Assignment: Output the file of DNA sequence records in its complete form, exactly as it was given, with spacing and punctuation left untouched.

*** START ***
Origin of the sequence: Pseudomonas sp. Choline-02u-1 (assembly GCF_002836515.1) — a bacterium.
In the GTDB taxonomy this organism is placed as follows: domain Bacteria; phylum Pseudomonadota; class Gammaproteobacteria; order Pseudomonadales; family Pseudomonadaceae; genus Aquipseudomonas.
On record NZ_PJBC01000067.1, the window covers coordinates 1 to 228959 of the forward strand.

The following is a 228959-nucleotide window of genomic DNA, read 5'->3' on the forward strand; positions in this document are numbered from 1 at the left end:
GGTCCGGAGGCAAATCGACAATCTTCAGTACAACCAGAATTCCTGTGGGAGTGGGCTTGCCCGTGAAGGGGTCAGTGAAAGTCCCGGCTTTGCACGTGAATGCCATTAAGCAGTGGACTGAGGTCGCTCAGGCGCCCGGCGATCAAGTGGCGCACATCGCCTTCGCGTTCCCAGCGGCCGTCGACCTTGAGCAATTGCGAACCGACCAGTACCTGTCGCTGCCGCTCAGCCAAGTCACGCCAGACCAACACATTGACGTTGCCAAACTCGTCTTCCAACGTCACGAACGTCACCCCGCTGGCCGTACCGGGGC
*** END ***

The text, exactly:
Origin of the sequence: Pseudomonas sp. Choline-02u-1 (assembly GCF_002836515.1) — a bacterium.
In the GTDB taxonomy this organism is placed as follows: domain Bacteria; phylum Pseudomonadota; class Gammaproteobacteria; order Pseudomonadales; family Pseudomonadaceae; genus Aquipseudomonas.
On record NZ_PJBC01000067.1, the window covers coordinates 1 to 228959 of the forward strand.

The following is a 228959-nucleotide window of genomic DNA, read 5'->3' on the forward strand; positions in this document are numbered from 1 at the left end:
GGTCCGGAGGCAAATCGACAATCTTCAGTACAACCAGAATTCCTGTGGGAGTGGGCTTGCCCGTGAAGGGGTCAGTGAAAGTCCCGGCTTTGCACGTGAATGCCATTAAGCAGTGGACTGAGGTCGCTCAGGCGCCCGGCGATCAAGTGGCGCACATCGCCTTCGCGTTCCCAGCGGCCGTCGACCTTGAGCAATTGCGAACCGACCAGTACCTGTCGCTGCCGCTCAGCCAAGTCACGCCAGACCAACACATTGACGTTGCCAAACTCGTCTTCCAACGTCACGAACGTCACCCCGCTGGCCGTACCGGGGC